11. If you were writing a book about your life, what would the title be?
“She soared and carried others on her wings.” Thanks for taking the time to answer my questions Val. If you want to get her book you can click here to get the kindle version. or you can click here to get the expanded paperback version of Everyday Uplifting You.

Wednesday, December 17, 2014

Interview with Author Tammie Ratliff about her book Shower Talks Vol II: Selah Moments from My Secret Place With the Father

1. Tell me about your book. How did you come up with that (story, angle, idea)?
My book is a devotional that I had not planned to write; however, it came about as a result of some things I went through in 2012. Through relationship downfalls, I began to see things a little differently as it relates to how I was treating people. In other words "My heart was revealed to me." This process brought about a deeper level of introspection through my communication with God. I noticed that every time I got into the shower, I would hear the voice of God say things to me that were healing and instructional. This is why the series is called Shower Talks, Selah Moments From My Secret Place With The Father.
2. How did you get interested in writing this particular genre (historical novels, mysteries, sci-fi, children's books, etc.)?
I have always journaled my thoughts. However, I found that writing helps me to filter through my feelings and get to the root, and ultimately the answer.
3. What kind of research did you do for this book?
I used the bible for to support my writings.
4. What's a typical working day like for you? When and where do you write? Do you set a daily writing goal?
A typical day consists of waking up around 5 a.m. - taking a shower, prayer, sitting to computer and allowing whatever to flow. I do a lot of my writing in the mornings, from 5 a.m. until about noon. And yes, I set a goal to write something every day.
5. What is the hardest part of writing for you?
The hardest part about writing for me is getting started, especially if I have taken a break for a day or so.
6. What’s the best thing about being an author?
The greatest thing about being an author is the fact that writing opens me up to see things in a different way. When I write, mysteries unfold. It's like digging a ditch - the more I write, the deeper I go.
7. What are you working on now?
My memoir,
8. What advice would you give aspiring writers?
Take your time, and write well. Also, be open to flowing with the pen (keys). You may already have a preconceived notion of how you want things to look on paper, but be open to allowing the words to shape your story. You will be surprised at what YOU will learn about life, love, yourself, etc....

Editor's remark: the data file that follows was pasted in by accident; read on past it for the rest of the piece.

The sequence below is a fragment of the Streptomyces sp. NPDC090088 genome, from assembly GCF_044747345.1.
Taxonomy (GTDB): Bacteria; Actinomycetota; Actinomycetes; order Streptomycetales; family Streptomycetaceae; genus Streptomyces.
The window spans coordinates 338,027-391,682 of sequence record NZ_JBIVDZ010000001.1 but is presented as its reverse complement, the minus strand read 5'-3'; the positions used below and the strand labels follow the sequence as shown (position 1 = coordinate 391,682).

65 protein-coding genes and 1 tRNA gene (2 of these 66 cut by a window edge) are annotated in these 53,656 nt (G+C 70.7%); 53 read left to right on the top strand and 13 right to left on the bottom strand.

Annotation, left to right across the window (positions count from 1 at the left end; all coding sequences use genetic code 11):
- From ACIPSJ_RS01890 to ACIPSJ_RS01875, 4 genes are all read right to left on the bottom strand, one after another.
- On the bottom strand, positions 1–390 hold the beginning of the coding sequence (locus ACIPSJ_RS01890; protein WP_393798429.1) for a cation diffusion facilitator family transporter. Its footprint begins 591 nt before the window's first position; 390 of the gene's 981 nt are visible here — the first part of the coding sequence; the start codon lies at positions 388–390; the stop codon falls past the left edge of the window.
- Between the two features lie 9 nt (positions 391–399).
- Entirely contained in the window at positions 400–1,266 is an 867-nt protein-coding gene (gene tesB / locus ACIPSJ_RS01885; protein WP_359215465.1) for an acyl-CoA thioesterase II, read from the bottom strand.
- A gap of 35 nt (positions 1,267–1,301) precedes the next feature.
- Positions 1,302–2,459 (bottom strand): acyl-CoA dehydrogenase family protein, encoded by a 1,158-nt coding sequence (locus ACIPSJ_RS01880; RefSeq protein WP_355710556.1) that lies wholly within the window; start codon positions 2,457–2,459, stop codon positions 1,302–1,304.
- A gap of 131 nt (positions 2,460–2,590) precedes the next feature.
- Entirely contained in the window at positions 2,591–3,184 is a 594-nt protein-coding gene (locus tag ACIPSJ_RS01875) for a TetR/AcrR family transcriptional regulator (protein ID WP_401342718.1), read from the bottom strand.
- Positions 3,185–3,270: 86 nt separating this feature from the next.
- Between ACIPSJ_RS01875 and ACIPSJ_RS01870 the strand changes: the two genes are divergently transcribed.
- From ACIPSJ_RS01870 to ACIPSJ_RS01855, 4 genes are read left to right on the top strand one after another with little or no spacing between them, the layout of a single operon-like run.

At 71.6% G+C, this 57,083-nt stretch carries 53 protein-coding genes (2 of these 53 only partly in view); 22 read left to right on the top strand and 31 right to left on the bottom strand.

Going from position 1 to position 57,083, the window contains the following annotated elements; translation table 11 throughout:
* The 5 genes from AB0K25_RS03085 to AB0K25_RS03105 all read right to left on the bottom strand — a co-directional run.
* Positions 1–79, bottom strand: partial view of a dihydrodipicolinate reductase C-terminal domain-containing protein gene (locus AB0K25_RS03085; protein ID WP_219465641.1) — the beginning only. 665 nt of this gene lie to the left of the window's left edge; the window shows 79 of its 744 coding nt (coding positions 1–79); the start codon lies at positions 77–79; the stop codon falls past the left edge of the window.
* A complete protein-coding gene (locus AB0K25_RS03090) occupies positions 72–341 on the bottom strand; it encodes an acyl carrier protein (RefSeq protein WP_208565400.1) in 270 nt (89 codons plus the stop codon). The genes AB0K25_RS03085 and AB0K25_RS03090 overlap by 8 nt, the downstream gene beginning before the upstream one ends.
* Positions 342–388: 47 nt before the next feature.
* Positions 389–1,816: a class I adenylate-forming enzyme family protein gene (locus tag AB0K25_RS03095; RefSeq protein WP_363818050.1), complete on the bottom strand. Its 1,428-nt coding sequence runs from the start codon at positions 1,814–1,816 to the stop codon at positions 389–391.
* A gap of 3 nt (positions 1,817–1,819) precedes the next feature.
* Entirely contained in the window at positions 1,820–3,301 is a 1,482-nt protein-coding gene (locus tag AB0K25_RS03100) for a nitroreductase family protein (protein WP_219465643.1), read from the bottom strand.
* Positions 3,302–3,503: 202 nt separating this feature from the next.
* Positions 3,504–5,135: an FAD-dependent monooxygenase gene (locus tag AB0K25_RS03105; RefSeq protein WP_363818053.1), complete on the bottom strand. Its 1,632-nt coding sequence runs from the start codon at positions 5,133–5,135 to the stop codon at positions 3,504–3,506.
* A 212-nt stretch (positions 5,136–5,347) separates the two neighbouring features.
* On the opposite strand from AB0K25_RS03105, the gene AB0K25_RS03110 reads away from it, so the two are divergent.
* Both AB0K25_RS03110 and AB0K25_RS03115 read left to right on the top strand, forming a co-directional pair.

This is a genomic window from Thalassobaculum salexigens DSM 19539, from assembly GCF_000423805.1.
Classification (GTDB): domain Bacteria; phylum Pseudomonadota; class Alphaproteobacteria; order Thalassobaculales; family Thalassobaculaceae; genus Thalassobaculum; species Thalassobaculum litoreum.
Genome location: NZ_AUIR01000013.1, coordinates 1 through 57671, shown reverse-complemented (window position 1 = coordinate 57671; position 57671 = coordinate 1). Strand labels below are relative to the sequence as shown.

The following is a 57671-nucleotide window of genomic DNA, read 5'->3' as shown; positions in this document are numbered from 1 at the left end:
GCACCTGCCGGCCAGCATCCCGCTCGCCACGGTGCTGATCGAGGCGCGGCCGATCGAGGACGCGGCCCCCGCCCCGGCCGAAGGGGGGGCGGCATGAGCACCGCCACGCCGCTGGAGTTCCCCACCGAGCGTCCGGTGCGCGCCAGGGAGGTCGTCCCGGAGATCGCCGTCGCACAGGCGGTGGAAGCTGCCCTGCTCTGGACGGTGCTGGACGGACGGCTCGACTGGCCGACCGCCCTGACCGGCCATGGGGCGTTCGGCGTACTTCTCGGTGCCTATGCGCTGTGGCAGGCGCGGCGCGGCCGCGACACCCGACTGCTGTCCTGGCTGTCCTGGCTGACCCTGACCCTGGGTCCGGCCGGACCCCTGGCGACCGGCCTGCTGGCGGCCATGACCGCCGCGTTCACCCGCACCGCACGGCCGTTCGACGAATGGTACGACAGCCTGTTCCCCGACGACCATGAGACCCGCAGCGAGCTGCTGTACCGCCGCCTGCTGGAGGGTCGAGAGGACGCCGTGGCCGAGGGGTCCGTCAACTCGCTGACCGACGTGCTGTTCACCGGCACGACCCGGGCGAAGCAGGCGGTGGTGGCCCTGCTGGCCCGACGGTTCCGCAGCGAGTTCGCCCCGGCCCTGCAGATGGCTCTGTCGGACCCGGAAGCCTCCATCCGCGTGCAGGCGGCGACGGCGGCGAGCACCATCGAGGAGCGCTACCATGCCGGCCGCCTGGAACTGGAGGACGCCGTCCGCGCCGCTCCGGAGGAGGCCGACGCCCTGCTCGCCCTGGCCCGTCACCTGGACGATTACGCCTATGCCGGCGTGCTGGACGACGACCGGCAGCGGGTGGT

9. Do you have any favorite authors or favorite books?
Dr. Maya Angelou is my all-time favorite, as well as Wayne Dyer.
10. What question have you always wanted to be asked in an interview?
What took you so long to start writing at the level of sharing.
How would you answer that question?
Fear. I'd always felt like I was alone and that no one would understand me. I felt like I didn't have anything of value to offer ... but that has changed.
11. If you were writing a book about your life, what would the title be? I am actually writing it now. Title: Coming Clean, One Woman's  Journey To Wholeness
Thank you Tammie for your time to discuss your book. If you would like to get her book you can if you click here to purchase Shower Talks Vol II: Selah Moments from My Secret Place With the Father

Tuesday, December 16, 2014

Interview with Joseph Breunig III Author of Reaching Towards His Unbound Glory






Joseph and his lovely wife Joyce.

1. Tell me about your book.

This collection of one hundred poems shares messages of praise for Christians while encouraging others to develop a relationship with Jesus Christ. The common thread that links these poems is that people can overcome past troubles to achieve a life of abundance as laid out by the Scriptures. This is a poetic expression of one man's Christian faith in God.

As reviewed by New York Times best selling author Ellen Tanner Marsh

Any Christian surveying the current state of modern poetry could easily become discouraged, given that much of that poetry can only be categorized as nihilistic. At worst, such poems seemingly promote despair and violence—against society, the church, or even against oneself. At best, they consist of self-centered whining and over-dramatic emotionalism, completely devoid of spiritual muscle and ethical backbone.

New author Joseph J. Breunig 3rd, in his fine debut collection Reaching Towards His Unbounded Glory, takes a fresh stride in the opposite direction, in a poetic compilation that should delight anyone who enjoys reading Christian literature as well as poetry. The book comprises over 100 poems of various lengths, although they generally do not exceed one page. In a slight concession to modern poetic style, some of the stanzas are unrhymed, yet all of them speak to Christian themes, such as faith and its testing, seeking a higher road, the state of grace, error and sin, biblical people and events, and personal redemption through God's word.

A common thread that runs throughout the majority of the poems is that individuals— regardless of any mistakes they may have made in the past—can still turn to Christ as their Savior and begin the slow, sometimes painful, but always positive process of redeeming themselves, in developing a new life filled with abundance and spiritual serenity. By reaching for this new and uplifting collection of Christian poems, readers can indeed begin reaching towards God's glory.



2. How did you come up with that idea?

For about three years, I had been writing thousands of Haikus and Senryus, but never felt fulfilled by the accomplishment of completing five manuscripts- each one contains 505 unique verses.